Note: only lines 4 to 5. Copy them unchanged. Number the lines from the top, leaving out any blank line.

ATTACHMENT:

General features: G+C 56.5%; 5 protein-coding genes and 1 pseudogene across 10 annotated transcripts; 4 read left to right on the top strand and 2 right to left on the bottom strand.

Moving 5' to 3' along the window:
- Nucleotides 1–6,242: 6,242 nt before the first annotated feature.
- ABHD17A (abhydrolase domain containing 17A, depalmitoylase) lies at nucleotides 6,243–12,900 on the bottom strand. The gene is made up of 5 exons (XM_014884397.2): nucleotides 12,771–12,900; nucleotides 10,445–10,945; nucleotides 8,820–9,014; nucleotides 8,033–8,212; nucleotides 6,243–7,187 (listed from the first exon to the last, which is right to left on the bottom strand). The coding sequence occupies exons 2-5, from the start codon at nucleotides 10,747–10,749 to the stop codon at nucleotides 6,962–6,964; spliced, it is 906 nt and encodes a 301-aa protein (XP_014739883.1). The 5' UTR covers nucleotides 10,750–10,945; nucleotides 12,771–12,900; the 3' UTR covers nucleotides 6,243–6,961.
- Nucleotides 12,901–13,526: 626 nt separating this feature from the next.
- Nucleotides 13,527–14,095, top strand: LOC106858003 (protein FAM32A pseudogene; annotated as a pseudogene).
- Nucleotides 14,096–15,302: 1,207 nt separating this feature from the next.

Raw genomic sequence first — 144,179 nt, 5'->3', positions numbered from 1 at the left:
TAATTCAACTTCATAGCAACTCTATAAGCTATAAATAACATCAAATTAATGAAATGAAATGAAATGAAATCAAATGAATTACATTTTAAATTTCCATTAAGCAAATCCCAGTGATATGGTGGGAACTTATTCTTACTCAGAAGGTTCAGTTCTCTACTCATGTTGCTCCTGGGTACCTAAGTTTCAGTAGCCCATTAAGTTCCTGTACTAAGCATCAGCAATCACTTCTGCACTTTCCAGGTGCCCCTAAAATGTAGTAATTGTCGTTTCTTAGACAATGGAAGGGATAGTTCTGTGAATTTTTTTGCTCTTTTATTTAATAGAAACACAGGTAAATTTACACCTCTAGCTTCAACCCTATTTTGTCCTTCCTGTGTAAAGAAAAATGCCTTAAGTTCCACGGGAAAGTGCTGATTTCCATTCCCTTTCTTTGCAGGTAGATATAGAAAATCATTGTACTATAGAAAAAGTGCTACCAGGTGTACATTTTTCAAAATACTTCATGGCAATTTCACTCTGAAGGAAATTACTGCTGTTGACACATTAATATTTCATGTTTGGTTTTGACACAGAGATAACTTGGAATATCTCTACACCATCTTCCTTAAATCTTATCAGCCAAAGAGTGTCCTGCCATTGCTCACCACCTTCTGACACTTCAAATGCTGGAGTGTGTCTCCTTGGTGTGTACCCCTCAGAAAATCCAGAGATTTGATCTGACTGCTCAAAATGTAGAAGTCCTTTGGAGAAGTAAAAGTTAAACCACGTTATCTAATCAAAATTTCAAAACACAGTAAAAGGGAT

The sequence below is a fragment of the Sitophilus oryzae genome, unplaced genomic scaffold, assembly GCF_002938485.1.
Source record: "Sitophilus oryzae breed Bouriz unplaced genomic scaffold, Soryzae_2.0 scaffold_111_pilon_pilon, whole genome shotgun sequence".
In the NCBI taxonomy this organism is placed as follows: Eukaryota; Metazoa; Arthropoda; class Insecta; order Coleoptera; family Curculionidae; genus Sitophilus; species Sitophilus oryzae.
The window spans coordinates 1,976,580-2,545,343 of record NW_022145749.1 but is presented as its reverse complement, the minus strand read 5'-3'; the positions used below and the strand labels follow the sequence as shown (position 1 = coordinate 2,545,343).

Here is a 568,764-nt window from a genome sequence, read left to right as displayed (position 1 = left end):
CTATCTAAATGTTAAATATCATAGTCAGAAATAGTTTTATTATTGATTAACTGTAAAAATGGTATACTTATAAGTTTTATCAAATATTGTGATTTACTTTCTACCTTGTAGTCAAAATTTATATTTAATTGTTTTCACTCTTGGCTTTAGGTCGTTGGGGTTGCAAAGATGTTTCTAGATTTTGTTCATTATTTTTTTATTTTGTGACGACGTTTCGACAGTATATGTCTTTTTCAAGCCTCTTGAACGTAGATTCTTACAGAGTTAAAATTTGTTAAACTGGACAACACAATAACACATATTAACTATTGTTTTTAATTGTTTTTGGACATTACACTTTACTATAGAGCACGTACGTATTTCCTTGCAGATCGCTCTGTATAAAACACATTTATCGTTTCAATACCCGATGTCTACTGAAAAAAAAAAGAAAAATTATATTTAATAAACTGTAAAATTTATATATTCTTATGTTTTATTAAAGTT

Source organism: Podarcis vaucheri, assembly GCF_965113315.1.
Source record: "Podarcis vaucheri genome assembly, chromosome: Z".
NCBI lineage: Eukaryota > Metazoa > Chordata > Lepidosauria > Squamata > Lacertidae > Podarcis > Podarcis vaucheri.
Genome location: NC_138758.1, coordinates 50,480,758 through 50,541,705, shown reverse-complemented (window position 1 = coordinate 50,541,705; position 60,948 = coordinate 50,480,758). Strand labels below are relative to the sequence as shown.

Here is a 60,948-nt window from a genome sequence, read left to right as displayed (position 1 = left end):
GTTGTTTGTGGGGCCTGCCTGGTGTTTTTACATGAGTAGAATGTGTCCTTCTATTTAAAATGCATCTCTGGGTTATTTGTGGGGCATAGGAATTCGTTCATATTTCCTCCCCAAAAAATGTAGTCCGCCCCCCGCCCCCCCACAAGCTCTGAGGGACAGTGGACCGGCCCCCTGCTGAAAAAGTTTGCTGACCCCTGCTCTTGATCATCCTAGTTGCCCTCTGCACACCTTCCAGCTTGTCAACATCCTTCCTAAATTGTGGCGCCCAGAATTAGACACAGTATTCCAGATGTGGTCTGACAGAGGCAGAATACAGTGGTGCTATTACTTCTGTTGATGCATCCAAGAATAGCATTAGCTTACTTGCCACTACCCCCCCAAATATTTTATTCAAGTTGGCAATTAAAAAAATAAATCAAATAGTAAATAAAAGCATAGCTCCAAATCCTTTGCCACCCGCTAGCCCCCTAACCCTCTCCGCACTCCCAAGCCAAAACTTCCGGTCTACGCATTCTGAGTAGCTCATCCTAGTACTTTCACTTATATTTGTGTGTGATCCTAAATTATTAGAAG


- ABHD17A (abhydrolase domain containing 17A, depalmitoylase) lies at nucleotides 6,243–12,900 on the bottom strand. The gene is made up of 5 exons (XM_014884397.2): nucleotides 12,771–12,900; nucleotides 10,445–10,945; nucleotides 8,820–9,014; nucleotides 8,033–8,212; nucleotides 6,243–7,187 (listed from the first exon to the last, which is right to left on the bottom strand). The coding sequence occupies exons 2-5, from the start codon at nucleotides 10,747–10,749 to the stop codon at nucleotides 6,962–6,964; spliced, it is 906 nt and encodes a 301-aa protein (XP_014739883.1). The 5' UTR covers nucleotides 10,750–10,945; nucleotides 12,771–12,900; the 3' UTR covers nucleotides 6,243–6,961.
- Nucleotides 12,901–13,526: 626 nt separating this feature from the next.